An estimated seven out of every 10 physicians in deep-blue California are rebelling against the state’s Obamacare health insurance exchange and won’t participate, the head of the state’s largest medical association said.
“It doesn’t surprise me that there’s a high rate of nonparticipation,” said Dr. Richard Thorp, president of the California Medical Association.
“We need some recognition that we’re doing a service to the community. But we can’t do it for free. And we can’t do it at a loss. No other business would do that,” he said.
California offers one of the lowest government reimbursement rates in the country — 30 percent lower than federal Medicare payments. And reimbursement rates for some procedures are even lower.
In other states, Medicare pays doctors $76 for return-office visits. But in California, Medi-Cal’s reimbursement is $24, according to Dr. Theodore M. Mazer, a San Diego ear, nose and throat doctor.
In other states, doctors receive between $500 to $700 to perform a tonsillectomy. In California, they get $160, Mazer added.
Only in September did insurance companies disclose that their rates would be pegged to California’s Medicaid plan, called Medi-Cal. That’s driven many doctors to just say no.
They’re also pointing out that Covered California’s website lists many doctors as participants when they aren’t.
Not to worry. The namesake of Obamacare will just issue a decree, an edict, a fiat, and all doctors will have to comply under penalty of a prostate exam from an IRS agent nicknamed Dr. Strangeglove.
You think Obama cares that he’s ruining a first world health care system? That’s not a bug of Obamacare, but its primary feature. Hear him talk about all the bells and whistles his new mandated plans have. Birth control and abortifacients, dental and podiatry—he tears apart the “Cadillac” plans to force these Edsel plans on a stunned populace. Wha’ happen, they cry. You’re welcome, the namesake beams in response.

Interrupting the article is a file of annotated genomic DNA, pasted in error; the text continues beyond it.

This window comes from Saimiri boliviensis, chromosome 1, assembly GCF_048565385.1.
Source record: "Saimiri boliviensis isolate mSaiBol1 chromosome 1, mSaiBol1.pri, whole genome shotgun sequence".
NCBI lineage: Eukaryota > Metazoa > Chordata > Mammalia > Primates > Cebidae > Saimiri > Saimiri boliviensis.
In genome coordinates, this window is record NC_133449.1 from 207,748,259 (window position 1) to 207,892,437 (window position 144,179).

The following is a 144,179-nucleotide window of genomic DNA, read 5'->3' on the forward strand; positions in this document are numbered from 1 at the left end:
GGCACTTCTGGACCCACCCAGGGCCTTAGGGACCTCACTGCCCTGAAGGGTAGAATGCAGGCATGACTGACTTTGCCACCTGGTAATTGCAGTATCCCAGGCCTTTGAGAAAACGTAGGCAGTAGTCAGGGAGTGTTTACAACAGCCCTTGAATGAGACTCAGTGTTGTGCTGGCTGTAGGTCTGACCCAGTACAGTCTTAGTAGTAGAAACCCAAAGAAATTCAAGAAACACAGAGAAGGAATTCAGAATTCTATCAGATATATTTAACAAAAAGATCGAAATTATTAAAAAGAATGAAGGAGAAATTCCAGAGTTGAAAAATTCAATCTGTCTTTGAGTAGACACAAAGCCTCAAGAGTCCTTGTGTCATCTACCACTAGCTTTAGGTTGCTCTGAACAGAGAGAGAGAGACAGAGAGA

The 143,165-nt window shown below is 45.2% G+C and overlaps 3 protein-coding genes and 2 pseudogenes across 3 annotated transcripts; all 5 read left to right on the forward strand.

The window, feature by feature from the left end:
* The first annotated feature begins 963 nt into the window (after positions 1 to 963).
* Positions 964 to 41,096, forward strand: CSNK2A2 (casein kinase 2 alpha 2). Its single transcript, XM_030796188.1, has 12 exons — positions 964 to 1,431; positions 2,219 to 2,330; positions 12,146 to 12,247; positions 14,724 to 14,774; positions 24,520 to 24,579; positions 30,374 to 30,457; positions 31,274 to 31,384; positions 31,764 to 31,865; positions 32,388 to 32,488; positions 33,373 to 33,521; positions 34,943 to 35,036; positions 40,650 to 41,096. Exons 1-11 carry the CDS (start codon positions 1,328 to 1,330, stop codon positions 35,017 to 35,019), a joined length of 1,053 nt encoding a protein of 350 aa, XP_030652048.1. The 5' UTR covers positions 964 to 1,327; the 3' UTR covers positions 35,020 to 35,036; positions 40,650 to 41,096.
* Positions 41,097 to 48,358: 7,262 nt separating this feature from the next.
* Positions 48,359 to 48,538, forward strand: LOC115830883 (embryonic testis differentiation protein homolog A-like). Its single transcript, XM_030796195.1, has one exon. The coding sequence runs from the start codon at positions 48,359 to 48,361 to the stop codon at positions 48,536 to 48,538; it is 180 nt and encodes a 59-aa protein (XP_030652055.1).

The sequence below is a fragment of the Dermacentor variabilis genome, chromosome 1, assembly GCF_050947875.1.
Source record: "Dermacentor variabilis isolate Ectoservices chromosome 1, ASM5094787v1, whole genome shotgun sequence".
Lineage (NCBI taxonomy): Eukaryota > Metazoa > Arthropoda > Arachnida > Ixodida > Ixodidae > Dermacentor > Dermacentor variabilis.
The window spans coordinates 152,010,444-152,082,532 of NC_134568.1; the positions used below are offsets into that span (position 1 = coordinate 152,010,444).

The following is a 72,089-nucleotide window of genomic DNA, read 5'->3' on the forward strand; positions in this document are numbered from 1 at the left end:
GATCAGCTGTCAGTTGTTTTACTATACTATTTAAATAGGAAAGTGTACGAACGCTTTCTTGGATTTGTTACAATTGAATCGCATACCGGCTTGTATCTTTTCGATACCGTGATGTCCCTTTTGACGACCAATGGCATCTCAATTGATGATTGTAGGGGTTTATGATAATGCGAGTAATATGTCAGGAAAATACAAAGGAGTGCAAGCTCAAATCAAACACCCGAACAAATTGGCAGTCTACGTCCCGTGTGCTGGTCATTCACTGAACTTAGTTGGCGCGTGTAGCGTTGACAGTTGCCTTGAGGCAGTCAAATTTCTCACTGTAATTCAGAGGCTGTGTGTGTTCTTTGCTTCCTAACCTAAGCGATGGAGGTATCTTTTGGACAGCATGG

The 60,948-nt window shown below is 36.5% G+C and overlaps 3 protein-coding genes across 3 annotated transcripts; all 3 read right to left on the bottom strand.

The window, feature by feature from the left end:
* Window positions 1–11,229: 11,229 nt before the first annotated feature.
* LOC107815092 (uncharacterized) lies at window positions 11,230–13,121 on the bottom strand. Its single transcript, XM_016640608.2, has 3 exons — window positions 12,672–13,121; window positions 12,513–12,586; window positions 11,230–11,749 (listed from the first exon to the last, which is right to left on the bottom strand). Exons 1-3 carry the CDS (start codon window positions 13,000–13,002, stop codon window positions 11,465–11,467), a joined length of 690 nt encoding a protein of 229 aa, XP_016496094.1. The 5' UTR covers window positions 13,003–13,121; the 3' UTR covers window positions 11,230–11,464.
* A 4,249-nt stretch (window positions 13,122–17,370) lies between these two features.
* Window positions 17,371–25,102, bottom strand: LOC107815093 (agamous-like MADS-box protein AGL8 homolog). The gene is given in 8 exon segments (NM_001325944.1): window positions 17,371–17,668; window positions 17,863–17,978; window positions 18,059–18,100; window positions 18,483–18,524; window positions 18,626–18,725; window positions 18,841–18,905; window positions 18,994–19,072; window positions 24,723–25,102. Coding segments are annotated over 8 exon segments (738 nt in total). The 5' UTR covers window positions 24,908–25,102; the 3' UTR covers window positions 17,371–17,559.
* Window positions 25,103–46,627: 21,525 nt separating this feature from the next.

If that doesn’t sound Soviet enough for you, how about this:
Mazer, a past president of the San Diego County Medical Society, agreed, saying, “I cannot find anybody in my specialty in the area that has signed a contract directly with any of these plans.
For its part, Covered California expects as many as 85 percent of the state’s doctors will join the new exchange.
“The Covered California board says we have plenty of doctors, and they allege they have 85 percent of doctors participating,” notes Mazer. “But they’ve shown no numbers.”
Mazer said that not only are many doctors not participating, but many are also thinking of retiring.
“I just turned 55, and a lot of us are kind of going, ‘Maybe there’s something else we can do in the last 10 years,’ because this is just getting too onerous to keep on going.”
If a large number of doctors either balk at participating in the exchange or retire, the state’s medical system could be overwhelmed.
No one is more aware of this than Alex Briscoe, health director for Alameda County Health Care Services Agency, which includes Oakland.
“Enrollment doesn’t mean access, because there aren’t enough doctors to take the low rates of Medicaid,” he said. “There aren’t enough primary care physicians, period.”
“Period.” That’s funny. Are you mocking the namesake of Obamacare?
In Soviet Russia, the old joke went: we pretend to work, and they pretend to pay us. Welcome to the Soviet health care system in America.
Keep your doctor?
The California health exchange has admitted it has been divulging contact information for tens of thousands of consumers to insurance agents without their permission or knowledge in an effort to hit deadlines for coverage.
Covered California said it was handing out consumer information as part of a pilot program to help people enroll ahead of a Dec. 23 deadline to have health insurance in place by the new year, according to the Los Angeles Times. The consumers in question had gone online to research insurance options, but didn’t ask to be contacted.
Social Security numbers, income and other information were not provided to the agents, but names, addresses, phone numbers and email addresses were made available, exchange officials said.
Some insurance brokers and consumers were unhappy with the initiative, despite assurances that it met privacy laws.
“I’m shocked and dumbfounded,” said Sam Smith, an Encino insurance broker and president of the California Association of Health Underwriters, an industry group.
“These people would have a legitimate complaint,” said Smith, who added he had been given two consumer names.
A local agent emailed Robert Blatt on Thursday asking him about the application he’d started.
“You can’t do this,” Blatt, a technology consultant in Ventura County, told the newspaper. “For a government agency to release this information to an outside person is a major issue.”
You wanted a Big Government program without big government? How was that supposed to work?
Or, as Aggie says, elections have consequences.